Researchers have developed an architecture that allows internet-of-things devices on a local network to access a centralized hub with up to date third-party libraries.
Internet-of-things devices are vulnerable to cyberattacks, not just because of misconfigurations or weak passwords, but also because of their extensive use of third-party code.
Unlike code written from scratch, software developed by piecing together bits of existing code from third-party libraries may introduce vulnerabilities into all applications that use that code, vastly expanding the attack surface. Libraries that have not been updated by vendors with firmware patches can make swaths of IoT devices susceptible to attack.
“Vulnerable libraries lead to vulnerable devices,” said Han Zhang, a Ph.D. student in Carnegie Mellon University’s CyLab Security and Privacy Institute.
After looking at 122 different types of IoT firmware for 27 popular smart home devices, Zhang and his co-authors “found that vendors update libraries very infrequently, and they use outdated -- and often vulnerable -- versions most of the time,” he told CyLab News.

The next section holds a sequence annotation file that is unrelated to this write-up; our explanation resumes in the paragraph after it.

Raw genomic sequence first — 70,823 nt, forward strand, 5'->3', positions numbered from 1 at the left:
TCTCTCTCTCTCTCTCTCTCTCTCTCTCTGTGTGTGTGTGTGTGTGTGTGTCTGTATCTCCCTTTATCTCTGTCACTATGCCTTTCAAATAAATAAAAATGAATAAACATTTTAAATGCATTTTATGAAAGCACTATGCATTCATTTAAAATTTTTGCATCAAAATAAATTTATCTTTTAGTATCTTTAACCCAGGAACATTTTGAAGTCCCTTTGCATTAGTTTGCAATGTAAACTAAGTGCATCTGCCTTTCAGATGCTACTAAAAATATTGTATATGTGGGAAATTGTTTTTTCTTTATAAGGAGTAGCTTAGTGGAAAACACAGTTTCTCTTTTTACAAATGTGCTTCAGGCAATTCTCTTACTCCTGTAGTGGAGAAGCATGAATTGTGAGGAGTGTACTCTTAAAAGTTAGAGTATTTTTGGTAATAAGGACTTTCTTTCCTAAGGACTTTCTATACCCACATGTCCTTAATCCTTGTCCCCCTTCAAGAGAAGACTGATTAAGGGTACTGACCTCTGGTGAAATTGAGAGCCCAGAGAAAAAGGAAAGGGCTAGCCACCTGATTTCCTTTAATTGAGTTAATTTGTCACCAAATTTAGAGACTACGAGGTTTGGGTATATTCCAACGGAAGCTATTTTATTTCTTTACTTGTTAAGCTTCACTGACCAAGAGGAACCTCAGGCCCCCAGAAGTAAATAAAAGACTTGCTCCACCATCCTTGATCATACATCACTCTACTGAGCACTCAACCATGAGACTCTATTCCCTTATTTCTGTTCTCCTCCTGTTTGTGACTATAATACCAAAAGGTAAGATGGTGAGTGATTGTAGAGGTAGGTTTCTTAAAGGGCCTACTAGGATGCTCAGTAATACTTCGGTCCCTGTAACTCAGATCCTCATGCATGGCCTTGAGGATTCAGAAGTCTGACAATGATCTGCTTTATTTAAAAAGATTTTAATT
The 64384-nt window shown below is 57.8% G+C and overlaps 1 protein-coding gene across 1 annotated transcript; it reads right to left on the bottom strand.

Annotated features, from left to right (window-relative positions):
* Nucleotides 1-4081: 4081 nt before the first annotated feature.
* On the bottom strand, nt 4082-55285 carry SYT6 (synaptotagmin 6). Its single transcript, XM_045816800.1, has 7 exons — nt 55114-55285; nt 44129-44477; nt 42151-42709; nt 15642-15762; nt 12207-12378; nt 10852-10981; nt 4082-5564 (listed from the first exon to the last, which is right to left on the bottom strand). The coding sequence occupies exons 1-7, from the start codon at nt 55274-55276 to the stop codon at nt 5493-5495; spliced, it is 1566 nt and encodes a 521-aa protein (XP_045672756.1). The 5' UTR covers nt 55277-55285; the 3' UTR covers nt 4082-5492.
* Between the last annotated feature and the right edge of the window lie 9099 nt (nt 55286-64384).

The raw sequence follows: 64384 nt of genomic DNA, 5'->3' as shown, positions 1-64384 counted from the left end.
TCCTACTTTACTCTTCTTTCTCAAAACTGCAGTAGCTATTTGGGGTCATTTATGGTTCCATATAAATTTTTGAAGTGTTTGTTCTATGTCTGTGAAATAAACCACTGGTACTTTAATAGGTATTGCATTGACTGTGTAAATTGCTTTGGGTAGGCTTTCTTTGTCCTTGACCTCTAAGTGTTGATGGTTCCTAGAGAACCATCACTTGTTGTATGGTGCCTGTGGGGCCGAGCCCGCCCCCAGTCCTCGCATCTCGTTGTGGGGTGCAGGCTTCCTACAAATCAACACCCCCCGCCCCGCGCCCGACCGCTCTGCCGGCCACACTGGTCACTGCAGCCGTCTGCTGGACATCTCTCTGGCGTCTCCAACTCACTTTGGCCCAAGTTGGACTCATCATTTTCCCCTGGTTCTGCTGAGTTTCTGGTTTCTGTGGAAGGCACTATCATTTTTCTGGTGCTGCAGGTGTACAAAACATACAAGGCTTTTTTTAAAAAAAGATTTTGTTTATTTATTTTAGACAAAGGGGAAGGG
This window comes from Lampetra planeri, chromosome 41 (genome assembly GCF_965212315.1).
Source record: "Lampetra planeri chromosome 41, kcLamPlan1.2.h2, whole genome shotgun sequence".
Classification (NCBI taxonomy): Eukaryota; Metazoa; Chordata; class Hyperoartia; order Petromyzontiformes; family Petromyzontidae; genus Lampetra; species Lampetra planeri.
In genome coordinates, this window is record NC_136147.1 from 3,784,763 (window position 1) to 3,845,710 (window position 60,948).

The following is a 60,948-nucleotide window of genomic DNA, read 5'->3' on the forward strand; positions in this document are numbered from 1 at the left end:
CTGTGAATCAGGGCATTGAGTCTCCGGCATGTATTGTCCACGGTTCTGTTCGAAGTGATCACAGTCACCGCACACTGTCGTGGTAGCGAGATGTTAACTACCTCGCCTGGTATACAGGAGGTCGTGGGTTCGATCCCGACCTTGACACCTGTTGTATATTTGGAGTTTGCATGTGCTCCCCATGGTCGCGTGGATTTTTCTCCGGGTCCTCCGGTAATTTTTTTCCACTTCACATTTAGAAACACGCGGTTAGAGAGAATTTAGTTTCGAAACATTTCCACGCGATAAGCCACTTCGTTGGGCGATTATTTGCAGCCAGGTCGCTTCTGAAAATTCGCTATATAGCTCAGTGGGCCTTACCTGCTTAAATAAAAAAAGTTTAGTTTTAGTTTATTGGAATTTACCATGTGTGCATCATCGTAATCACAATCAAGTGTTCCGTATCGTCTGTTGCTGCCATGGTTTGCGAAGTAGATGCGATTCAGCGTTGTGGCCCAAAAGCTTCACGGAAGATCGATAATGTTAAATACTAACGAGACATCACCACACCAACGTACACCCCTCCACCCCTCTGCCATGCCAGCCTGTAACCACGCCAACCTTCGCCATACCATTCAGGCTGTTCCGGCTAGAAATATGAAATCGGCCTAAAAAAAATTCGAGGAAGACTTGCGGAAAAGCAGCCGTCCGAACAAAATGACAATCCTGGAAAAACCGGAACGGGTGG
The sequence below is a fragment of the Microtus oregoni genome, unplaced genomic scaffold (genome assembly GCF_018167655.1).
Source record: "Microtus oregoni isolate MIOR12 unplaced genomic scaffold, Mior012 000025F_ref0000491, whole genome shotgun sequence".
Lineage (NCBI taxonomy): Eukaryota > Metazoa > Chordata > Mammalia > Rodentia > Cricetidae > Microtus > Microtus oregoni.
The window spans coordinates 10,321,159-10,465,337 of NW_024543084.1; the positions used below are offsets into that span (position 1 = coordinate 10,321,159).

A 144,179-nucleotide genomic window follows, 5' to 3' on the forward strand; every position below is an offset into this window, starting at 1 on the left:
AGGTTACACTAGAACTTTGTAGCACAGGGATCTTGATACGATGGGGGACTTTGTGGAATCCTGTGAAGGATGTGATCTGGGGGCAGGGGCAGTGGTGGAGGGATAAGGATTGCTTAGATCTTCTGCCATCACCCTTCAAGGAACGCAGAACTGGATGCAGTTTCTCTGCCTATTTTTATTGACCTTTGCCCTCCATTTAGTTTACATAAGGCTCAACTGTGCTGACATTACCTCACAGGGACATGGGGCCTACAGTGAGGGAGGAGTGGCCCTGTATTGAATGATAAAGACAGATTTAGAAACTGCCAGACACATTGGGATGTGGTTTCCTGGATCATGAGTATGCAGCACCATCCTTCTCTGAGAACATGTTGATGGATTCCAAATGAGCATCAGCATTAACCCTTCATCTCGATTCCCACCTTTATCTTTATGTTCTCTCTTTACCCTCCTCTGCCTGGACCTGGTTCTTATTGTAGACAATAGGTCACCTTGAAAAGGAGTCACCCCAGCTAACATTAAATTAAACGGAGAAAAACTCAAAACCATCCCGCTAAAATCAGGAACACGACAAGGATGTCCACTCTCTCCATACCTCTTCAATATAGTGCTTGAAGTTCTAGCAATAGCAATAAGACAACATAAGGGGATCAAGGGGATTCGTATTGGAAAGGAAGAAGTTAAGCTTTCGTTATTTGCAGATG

Some libraries took hundreds of days to apply patches after they had been made publicly available, the researchers found, at least partly because it requires too much effort for the vendors with little return.
To help mitigate the challenge of mismanaged code libraries, the team developed Capture, an architecture for writing IoT firmware that allows smart home IoT devices on a local network to access a centralized hub with third-party libraries that are kept up-to-date by a single trusted entity. The solution has two components: Capture-enabled firmware on the device and a remote driver that uses third-party libraries on the Capture hub in the local network, the researchers explained in their study.
In their tests, several devices were successfully modified to use Capture for updates with minimal changes in their performance.
The system would not only benefit users of smart home devices, but IoT device vendors could to use it, offloading to Capture the security updates they fail to make.
“As we continue to deploy a wide variety of smart devices in our homes and offices, coming up with ways to guarantee security and assure users about their privacy practices will be crucial for consumer confidence and widespread adoption,” says CyLab’s Yuvraj Agarwal, a professor in ISR and a co-author on the study.
The code for Capture is open source and available on Github.